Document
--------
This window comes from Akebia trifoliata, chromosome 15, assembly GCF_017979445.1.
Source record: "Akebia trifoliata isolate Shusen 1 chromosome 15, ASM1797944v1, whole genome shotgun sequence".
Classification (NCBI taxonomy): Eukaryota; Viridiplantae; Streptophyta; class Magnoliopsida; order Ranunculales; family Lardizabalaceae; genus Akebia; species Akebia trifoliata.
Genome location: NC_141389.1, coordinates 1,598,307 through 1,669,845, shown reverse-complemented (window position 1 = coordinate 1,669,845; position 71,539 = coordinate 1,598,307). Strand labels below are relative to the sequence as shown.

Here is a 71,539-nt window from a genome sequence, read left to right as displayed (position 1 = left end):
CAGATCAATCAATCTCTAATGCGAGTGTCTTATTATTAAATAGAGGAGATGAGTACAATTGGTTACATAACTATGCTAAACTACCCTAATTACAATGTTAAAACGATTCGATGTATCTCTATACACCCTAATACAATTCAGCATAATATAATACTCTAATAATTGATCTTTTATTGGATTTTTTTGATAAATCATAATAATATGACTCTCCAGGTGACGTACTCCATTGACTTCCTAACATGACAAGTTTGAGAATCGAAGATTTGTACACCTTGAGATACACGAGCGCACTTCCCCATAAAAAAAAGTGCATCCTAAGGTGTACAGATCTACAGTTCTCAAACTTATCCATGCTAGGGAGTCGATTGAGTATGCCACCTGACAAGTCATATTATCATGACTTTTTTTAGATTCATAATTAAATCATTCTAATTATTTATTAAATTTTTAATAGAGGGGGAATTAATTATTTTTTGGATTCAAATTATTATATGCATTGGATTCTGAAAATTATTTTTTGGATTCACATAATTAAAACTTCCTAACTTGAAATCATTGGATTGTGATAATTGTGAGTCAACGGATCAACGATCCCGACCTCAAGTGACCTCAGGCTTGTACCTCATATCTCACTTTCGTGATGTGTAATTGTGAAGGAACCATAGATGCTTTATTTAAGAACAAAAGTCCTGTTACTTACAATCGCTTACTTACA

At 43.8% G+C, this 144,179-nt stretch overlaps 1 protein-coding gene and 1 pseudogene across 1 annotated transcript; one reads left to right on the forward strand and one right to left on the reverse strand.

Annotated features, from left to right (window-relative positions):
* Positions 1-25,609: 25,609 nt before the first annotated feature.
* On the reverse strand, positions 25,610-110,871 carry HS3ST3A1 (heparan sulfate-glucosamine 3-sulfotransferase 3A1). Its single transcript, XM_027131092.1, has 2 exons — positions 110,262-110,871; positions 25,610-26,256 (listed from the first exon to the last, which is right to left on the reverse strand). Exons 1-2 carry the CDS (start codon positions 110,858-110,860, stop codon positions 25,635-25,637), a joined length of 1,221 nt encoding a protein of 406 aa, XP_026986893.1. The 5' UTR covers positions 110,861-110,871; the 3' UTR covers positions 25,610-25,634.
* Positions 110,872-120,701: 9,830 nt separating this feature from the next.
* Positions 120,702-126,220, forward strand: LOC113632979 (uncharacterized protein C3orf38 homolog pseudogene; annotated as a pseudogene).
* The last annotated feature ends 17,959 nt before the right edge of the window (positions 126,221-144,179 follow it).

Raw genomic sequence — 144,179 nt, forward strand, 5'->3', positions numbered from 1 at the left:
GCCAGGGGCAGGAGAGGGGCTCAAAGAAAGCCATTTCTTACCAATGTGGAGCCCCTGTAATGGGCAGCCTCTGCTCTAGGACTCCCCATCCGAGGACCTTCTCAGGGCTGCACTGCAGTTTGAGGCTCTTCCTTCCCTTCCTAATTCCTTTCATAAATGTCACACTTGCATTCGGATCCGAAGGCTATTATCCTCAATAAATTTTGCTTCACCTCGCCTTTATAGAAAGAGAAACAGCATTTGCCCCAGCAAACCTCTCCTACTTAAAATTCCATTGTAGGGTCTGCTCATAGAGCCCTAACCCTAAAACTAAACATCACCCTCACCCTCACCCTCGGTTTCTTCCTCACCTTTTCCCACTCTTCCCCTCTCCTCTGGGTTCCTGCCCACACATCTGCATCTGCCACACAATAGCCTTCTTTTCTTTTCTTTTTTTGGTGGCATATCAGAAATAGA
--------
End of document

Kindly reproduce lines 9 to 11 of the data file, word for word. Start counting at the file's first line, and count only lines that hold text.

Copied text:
* Positions 1-25,609: 25,609 nt before the first annotated feature.
* On the reverse strand, positions 25,610-110,871 carry HS3ST3A1 (heparan sulfate-glucosamine 3-sulfotransferase 3A1). Its single transcript, XM_027131092.1, has 2 exons — positions 110,262-110,871; positions 25,610-26,256 (listed from the first exon to the last, which is right to left on the reverse strand). Exons 1-2 carry the CDS (start codon positions 110,858-110,860, stop codon positions 25,635-25,637), a joined length of 1,221 nt encoding a protein of 406 aa, XP_026986893.1. The 5' UTR covers positions 110,861-110,871; the 3' UTR covers positions 25,610-25,634.
* Positions 110,872-120,701: 9,830 nt separating this feature from the next.